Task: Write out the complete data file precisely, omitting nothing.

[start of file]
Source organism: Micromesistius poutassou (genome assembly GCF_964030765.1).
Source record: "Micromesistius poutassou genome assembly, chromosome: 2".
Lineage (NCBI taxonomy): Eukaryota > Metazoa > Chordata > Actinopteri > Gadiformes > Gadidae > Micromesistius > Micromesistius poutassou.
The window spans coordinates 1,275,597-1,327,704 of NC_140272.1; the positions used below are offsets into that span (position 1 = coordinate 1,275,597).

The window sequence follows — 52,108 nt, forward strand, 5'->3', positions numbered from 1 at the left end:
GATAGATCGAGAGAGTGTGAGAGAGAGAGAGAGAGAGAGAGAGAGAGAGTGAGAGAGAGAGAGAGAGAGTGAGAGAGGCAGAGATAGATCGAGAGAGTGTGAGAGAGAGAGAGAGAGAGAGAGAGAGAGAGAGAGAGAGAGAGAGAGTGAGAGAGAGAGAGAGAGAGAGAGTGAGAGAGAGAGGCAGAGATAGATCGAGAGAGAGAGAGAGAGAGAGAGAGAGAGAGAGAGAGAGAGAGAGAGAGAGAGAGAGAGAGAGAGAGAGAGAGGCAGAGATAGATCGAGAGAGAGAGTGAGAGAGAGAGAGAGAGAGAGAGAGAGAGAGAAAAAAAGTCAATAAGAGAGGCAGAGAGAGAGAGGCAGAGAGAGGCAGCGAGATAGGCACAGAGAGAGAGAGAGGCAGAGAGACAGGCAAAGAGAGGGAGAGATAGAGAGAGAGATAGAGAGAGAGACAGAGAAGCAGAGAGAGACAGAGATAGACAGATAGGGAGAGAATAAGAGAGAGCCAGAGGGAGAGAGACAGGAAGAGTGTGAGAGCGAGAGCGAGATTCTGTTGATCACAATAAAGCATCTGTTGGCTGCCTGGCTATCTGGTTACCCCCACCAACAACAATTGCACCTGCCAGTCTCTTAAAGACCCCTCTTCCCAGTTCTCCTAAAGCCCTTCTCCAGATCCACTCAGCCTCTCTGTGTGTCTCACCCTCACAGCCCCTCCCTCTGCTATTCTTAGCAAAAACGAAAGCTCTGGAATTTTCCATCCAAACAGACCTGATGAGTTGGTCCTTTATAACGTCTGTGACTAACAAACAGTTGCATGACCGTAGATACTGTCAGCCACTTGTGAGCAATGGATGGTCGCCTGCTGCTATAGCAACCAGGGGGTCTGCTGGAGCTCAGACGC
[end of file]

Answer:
Source organism: Micromesistius poutassou (genome assembly GCF_964030765.1).
Source record: "Micromesistius poutassou genome assembly, chromosome: 2".
Lineage (NCBI taxonomy): Eukaryota > Metazoa > Chordata > Actinopteri > Gadiformes > Gadidae > Micromesistius > Micromesistius poutassou.
The window spans coordinates 1,275,597-1,327,704 of NC_140272.1; the positions used below are offsets into that span (position 1 = coordinate 1,275,597).

The window sequence follows — 52,108 nt, forward strand, 5'->3', positions numbered from 1 at the left end:
GATAGATCGAGAGAGTGTGAGAGAGAGAGAGAGAGAGAGAGAGAGAGAGTGAGAGAGAGAGAGAGAGAGTGAGAGAGGCAGAGATAGATCGAGAGAGTGTGAGAGAGAGAGAGAGAGAGAGAGAGAGAGAGAGAGAGAGAGAGAGAGTGAGAGAGAGAGAGAGAGAGAGAGTGAGAGAGAGAGGCAGAGATAGATCGAGAGAGAGAGAGAGAGAGAGAGAGAGAGAGAGAGAGAGAGAGAGAGAGAGAGAGAGAGAGAGAGAGAGAGAGGCAGAGATAGATCGAGAGAGAGAGTGAGAGAGAGAGAGAGAGAGAGAGAGAGAGAGAAAAAAAGTCAATAAGAGAGGCAGAGAGAGAGAGGCAGAGAGAGGCAGCGAGATAGGCACAGAGAGAGAGAGAGGCAGAGAGACAGGCAAAGAGAGGGAGAGATAGAGAGAGAGATAGAGAGAGAGACAGAGAAGCAGAGAGAGACAGAGATAGACAGATAGGGAGAGAATAAGAGAGAGCCAGAGGGAGAGAGACAGGAAGAGTGTGAGAGCGAGAGCGAGATTCTGTTGATCACAATAAAGCATCTGTTGGCTGCCTGGCTATCTGGTTACCCCCACCAACAACAATTGCACCTGCCAGTCTCTTAAAGACCCCTCTTCCCAGTTCTCCTAAAGCCCTTCTCCAGATCCACTCAGCCTCTCTGTGTGTCTCACCCTCACAGCCCCTCCCTCTGCTATTCTTAGCAAAAACGAAAGCTCTGGAATTTTCCATCCAAACAGACCTGATGAGTTGGTCCTTTATAACGTCTGTGACTAACAAACAGTTGCATGACCGTAGATACTGTCAGCCACTTGTGAGCAATGGATGGTCGCCTGCTGCTATAGCAACCAGGGGGTCTGCTGGAGCTCAGACGC